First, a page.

27 April, 2009

Two neat, surprising reports

Both from the Washington Post:

  • Early marriage is better than delaying marriage. What matters more than either is a mature view of marriage.
    The fault lies less with indecisive young people than it does with us, their parents. Our own ideas about marriage changed as we climbed toward career success.

    …Marriage actually works best as a formative institution, not an institution you enter once you think you're fully formed. We learn marriage, just as we learn language, and to the teachable, some lessons just come easier earlier in life.
    Something the author doesn't mention has been on my mind lately: the glorification by the media of unmarried life, a great source of emotional insecurity.
  • Americans who stop attending churches largely do so because they lose interest (well, that's my choice of words: the article actually says, "a gradual spiritual drift") and not because of scandal or disillusionment.
    Almost three-quarters of Catholics and Protestants who are now unaffiliated with a religion said they had "just gradually drifted away" from their faith. And more than three-quarters of Catholics and half of Protestants currently not associated with a faith said that, over time, they stopped believing in their religion's teachings.
    On the other hand, I'm not so sure about this quote in the article:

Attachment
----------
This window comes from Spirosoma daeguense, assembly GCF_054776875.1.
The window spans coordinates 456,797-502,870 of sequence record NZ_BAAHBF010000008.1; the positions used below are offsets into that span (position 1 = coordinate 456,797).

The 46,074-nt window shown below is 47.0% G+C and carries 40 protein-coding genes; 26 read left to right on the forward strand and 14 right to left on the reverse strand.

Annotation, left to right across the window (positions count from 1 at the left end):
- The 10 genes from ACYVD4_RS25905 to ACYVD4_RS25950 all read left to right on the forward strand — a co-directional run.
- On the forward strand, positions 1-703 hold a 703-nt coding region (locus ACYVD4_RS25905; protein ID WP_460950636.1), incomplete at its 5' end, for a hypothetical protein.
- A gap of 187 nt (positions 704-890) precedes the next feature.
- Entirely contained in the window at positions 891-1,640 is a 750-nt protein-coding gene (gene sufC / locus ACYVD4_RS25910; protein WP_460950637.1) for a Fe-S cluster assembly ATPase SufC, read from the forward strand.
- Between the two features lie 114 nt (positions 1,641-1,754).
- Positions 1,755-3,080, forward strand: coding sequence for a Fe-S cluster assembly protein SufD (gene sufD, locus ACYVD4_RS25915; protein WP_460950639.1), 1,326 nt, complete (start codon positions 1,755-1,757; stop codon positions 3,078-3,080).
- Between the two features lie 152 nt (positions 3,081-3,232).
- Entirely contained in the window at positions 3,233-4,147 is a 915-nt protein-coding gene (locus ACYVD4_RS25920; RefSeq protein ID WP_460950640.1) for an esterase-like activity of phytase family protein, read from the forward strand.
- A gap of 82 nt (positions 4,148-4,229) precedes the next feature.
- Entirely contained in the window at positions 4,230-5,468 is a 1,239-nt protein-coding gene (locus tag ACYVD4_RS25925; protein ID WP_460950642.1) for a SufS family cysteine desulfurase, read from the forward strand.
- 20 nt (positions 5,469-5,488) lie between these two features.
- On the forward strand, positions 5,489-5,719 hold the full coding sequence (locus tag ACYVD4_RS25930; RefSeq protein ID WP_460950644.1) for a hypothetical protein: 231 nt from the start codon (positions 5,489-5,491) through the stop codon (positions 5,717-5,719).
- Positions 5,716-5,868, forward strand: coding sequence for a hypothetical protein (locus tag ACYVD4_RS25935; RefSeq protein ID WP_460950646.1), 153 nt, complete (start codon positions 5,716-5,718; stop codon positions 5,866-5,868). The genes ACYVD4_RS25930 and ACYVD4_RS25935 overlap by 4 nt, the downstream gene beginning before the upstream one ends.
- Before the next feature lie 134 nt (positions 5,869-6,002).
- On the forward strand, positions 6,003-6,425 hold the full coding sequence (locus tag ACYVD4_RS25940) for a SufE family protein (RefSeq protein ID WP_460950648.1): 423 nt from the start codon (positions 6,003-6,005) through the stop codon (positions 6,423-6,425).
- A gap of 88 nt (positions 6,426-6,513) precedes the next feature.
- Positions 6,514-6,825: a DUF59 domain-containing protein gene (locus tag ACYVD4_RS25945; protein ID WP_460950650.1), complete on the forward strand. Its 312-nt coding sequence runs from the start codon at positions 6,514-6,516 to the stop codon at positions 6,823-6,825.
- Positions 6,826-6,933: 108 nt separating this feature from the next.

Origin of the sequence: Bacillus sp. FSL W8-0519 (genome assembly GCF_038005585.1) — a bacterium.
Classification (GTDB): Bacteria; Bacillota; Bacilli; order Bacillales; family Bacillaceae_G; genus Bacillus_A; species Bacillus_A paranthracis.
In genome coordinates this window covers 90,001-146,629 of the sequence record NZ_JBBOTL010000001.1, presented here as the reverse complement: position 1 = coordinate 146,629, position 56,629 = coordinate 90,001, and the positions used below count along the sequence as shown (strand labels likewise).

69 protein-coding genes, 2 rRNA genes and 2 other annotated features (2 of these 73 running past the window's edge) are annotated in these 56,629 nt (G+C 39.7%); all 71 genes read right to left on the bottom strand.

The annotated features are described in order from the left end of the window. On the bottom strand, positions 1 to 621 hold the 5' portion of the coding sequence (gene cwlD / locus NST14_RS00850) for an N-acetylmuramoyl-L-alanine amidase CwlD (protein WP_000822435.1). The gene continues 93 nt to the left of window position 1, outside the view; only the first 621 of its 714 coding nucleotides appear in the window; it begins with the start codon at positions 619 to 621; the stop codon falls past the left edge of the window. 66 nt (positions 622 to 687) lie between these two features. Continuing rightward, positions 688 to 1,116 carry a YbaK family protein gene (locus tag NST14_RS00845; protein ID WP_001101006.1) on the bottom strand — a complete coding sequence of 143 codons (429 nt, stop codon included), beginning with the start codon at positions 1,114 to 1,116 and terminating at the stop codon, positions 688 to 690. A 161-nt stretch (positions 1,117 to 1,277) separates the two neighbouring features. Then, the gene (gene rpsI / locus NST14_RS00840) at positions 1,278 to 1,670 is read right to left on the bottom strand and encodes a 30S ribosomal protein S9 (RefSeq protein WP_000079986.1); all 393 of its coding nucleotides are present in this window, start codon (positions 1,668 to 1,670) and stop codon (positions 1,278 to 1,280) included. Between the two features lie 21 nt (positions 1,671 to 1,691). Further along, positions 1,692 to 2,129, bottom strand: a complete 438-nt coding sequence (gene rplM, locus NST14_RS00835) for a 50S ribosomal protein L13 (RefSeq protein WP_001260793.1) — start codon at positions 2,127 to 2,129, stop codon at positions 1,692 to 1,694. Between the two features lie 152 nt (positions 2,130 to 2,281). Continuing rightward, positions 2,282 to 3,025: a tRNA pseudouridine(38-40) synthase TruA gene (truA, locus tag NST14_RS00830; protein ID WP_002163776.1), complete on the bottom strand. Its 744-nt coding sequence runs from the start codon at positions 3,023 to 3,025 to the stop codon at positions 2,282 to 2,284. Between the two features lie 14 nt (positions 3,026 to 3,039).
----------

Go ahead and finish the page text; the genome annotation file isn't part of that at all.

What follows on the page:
The results are a "big indictment" of organized religion, said Michael Lindsay, assistant professor of sociology at Rice University and author of a book on evangelical leaders.
    I'd love to see the context of that quote. What, exactly, is the indicment for? The usual whipping boy: insufficient hospitality? It seems that mainline chuches are suffocating us with attempts at artificial hospitality. There may be a point that there isn't a sufficiently strong sense of community, but that's not an easy thing to build. I've found myself least comfortable at churches that beat their chests about their great communities.

    On the other hand, my son's school requires service hours from the parents, not just the students. So there I was Saturday morning, digging holes for trees with two other fathers and the school principal. I've gotten to know more men in the Church through the school's Dad's Club than through the "grip and grin" that precedes many Masses, and the hospitality hours than postcede them.

    Maybe churches should start requiring service to the parish from their members? The Mormons require it of men who turn 18, and that's worked well for them at least. Yet requiring service seems to smack against a few harangues in St. Paul's epistles.

    Clearly it's been a mistake to drop the hellfire and brimstone sermons: when people were scared of hell, they didn't allow themselves to fall into "gradual spiritual drift," whatever that is.

    That's a joke. I suspect the zeitgeist myself, but what do I know?

1 comment:

Brandon said...

The big question, I think, would be whether they gradually drift away while at church or whether they find themselves less and less at church because they get busy with or interested in other things, and thus gradually drift away from church and faith both. That would make an immense difference.

I find it a bit heartening that people who put themselves in the 'no religion' category largely put themselves there because they are still looking; it means that people are not secularizing, just confused and searching. And confused and searching, dangerous though it may be, is pretty much staple for American religious life.